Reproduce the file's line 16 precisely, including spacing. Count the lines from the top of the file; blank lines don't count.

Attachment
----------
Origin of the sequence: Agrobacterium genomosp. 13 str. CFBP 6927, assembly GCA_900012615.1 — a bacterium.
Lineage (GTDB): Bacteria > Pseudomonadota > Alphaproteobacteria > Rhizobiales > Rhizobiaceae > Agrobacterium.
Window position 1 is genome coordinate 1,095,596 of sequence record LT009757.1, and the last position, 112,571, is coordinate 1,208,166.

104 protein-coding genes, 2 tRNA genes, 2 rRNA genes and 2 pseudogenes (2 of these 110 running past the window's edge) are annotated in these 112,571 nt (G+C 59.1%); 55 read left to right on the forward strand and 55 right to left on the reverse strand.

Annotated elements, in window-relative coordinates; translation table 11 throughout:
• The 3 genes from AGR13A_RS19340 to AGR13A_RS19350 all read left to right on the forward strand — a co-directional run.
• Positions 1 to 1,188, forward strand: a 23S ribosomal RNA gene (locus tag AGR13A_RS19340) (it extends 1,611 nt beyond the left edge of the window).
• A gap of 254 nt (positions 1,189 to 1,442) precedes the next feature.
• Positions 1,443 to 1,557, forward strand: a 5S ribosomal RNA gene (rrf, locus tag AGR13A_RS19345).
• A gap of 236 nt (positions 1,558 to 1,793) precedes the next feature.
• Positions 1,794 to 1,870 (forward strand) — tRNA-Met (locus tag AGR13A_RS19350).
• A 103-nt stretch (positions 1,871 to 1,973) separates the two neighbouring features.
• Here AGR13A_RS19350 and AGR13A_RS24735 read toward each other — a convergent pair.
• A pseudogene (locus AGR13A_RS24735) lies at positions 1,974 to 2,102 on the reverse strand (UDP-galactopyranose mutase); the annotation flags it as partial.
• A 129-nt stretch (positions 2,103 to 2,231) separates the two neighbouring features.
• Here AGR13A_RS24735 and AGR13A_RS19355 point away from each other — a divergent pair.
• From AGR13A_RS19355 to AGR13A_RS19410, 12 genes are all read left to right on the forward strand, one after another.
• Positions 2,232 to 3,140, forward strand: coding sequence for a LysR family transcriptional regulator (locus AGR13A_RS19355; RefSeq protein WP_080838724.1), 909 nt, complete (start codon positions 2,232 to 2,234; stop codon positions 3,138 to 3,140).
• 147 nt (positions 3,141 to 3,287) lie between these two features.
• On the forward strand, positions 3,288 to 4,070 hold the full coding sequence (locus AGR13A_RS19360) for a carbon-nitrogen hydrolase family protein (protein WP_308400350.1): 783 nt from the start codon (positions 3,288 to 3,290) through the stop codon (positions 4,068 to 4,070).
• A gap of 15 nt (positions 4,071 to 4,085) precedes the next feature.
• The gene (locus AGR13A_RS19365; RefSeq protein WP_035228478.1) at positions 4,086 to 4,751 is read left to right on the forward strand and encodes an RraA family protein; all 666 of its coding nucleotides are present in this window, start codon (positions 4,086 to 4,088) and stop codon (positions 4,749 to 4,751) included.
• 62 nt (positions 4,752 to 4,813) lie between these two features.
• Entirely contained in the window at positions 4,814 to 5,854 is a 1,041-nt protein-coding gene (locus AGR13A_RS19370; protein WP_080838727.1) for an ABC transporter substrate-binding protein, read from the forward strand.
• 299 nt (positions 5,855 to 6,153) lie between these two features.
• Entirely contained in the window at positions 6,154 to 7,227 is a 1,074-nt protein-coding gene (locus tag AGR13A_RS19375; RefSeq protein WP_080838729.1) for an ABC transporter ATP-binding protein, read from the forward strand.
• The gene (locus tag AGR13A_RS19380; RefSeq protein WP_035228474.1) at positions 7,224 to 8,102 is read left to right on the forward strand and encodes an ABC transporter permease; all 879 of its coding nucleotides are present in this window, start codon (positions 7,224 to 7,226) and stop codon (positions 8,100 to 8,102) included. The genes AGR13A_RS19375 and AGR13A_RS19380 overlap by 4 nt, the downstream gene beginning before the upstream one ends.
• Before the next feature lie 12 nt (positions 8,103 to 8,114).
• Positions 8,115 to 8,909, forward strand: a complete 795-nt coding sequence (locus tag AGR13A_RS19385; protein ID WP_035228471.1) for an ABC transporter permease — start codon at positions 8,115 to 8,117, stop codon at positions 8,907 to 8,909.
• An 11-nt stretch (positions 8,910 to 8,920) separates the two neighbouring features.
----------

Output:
• Here AGR13A_RS24735 and AGR13A_RS19355 point away from each other — a divergent pair.